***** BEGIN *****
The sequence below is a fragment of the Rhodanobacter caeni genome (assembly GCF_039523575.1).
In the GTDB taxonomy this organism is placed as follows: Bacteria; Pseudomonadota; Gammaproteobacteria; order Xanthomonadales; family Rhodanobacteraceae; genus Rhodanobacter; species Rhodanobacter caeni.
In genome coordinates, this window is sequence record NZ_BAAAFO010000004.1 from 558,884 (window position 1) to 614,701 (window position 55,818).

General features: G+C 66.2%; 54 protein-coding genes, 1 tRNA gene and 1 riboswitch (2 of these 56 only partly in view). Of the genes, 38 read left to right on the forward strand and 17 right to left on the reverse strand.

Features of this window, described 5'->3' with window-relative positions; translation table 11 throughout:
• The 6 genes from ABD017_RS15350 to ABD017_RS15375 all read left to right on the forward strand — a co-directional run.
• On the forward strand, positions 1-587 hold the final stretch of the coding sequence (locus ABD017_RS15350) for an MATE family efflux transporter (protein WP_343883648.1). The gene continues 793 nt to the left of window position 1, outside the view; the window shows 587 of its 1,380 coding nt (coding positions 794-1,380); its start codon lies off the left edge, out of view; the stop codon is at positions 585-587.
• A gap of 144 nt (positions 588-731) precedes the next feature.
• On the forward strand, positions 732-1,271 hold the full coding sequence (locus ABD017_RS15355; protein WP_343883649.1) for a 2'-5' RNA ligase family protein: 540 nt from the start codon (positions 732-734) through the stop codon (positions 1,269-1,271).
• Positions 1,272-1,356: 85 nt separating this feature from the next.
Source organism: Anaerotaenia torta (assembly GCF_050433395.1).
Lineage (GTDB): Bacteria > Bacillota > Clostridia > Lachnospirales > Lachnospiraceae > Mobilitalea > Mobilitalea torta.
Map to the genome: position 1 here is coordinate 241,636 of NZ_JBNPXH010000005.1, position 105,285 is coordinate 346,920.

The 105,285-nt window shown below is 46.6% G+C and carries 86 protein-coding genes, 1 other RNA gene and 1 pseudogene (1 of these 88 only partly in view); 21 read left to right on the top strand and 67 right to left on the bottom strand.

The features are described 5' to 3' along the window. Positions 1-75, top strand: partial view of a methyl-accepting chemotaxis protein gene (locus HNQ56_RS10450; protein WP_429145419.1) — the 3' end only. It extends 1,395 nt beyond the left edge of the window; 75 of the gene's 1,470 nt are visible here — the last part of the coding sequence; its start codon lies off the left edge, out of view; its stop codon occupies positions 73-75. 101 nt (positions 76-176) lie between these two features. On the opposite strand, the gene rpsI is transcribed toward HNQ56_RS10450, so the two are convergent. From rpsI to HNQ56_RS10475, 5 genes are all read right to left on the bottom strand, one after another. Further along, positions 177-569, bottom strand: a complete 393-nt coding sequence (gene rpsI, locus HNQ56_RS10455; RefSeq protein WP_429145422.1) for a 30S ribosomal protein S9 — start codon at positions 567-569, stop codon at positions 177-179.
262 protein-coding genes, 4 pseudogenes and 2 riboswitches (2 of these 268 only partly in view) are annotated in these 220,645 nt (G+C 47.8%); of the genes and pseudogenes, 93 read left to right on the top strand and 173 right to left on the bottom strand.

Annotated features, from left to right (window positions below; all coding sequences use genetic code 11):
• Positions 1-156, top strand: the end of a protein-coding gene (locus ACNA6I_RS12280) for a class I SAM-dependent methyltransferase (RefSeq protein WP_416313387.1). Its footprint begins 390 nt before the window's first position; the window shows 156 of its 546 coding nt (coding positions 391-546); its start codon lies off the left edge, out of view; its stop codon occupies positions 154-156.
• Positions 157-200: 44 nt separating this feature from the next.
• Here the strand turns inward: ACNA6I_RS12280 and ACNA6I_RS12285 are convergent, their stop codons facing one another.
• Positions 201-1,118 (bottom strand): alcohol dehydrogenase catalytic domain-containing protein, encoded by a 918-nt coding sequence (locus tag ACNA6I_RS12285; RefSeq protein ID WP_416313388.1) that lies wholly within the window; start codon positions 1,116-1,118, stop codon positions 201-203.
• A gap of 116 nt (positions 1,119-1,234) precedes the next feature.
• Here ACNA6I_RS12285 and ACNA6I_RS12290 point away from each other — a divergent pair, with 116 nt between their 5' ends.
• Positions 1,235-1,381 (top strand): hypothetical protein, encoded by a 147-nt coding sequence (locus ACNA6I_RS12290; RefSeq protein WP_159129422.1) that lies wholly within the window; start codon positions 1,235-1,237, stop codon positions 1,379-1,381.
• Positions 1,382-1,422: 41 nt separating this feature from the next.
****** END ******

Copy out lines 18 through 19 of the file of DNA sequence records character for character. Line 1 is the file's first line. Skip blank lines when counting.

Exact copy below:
• Positions 1-156, top strand: the end of a protein-coding gene (locus ACNA6I_RS12280) for a class I SAM-dependent methyltransferase (RefSeq protein WP_416313387.1). Its footprint begins 390 nt before the window's first position; the window shows 156 of its 546 coding nt (coding positions 391-546); its start codon lies off the left edge, out of view; its stop codon occupies positions 154-156.
• Positions 157-200: 44 nt separating this feature from the next.